• azdrawdy

    I have owned several of these over the years, and while I appreciate their usefulness and compactness, I have been disappointed that they always tend to rust when left in a seatpack or even my Camelbak. For that reason I abandoned them and have gone to other tools, which at the moment is a Topeak Alien (the knife blade is extremely useful and has been used to cut many things over the years). Perhaps CB has addressed the rust issue in the last several years?

  • trek7k

    @madd, I think ck was saying his group burned thru all their power links.

    I’ve also run into rust issues with multitools – except the Topeak.

  • delphinide

    Yes, mine started to rust in my camelbak after the first ride…and my topeak MacGuyver was awesome until the chain tool fell off of the tool itself.

  • AK_Dan

    Love this tool and never a rust issue.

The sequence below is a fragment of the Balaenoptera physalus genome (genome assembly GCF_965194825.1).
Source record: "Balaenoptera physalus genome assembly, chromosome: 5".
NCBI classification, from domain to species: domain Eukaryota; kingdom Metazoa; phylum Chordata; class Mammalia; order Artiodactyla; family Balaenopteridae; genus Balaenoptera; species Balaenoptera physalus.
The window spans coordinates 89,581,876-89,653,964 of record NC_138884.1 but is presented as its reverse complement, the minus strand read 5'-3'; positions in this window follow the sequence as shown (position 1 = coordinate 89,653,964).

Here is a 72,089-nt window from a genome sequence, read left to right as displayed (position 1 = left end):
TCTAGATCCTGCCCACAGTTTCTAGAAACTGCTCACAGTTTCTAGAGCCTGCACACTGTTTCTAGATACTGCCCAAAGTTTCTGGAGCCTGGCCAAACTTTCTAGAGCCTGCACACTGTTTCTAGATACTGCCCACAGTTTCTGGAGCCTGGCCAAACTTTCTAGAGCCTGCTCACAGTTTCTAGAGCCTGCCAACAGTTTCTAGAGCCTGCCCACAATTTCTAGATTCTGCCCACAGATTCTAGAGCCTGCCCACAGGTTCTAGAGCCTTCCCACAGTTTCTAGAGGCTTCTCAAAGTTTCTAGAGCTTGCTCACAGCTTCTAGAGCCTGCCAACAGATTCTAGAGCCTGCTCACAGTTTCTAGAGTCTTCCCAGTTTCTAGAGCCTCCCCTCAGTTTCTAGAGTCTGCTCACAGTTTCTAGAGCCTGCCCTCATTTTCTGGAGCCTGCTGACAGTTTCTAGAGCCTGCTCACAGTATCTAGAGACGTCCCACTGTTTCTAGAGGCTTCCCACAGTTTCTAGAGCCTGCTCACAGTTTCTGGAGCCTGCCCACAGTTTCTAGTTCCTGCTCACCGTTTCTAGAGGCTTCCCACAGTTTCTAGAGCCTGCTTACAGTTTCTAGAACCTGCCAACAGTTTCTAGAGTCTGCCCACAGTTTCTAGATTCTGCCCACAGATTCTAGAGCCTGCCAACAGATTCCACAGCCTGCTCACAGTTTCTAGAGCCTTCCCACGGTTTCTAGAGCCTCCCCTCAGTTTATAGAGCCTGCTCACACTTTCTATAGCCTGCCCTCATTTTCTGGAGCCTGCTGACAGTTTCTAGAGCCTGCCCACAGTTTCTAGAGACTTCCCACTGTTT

Recently save a damsel in distress miles out into the backwoods of Bend with one of these and one of them spare links – ya just never know…

  • slipfinger

    These comments “forced” me to head to my LBS to grab a couple power links for my pack, you never know!
    When I first stocked my saddle bag for my road bike, I decided on a different multi-tool due to weight, even though they stocked this model. I think I’m going to have another look, now that I am starting to gather items for my MTB pack.
    Thanks for the review maddslacker.

  • arizonaglider

    slipfinger, ditto on the “head to my LBS to grab a couple power links for my pack”.
    What a light weight “I wish I had one of those” items
    Thanks maddslacker

  • element22

    An easy fix to the rusty powerlinks… Lightly coat them in oil, drying as much away as you can…Then place them in a small zip lock bag.

  • maddslacker

    I leave them in the sealed blister pack until needed. I just use scissors to trim down the cardboard backing.

    Not that anything rusts here anyway…

  • jaredmcvay

    Just added it to my Amazon cart for the next order. Thanks for the info.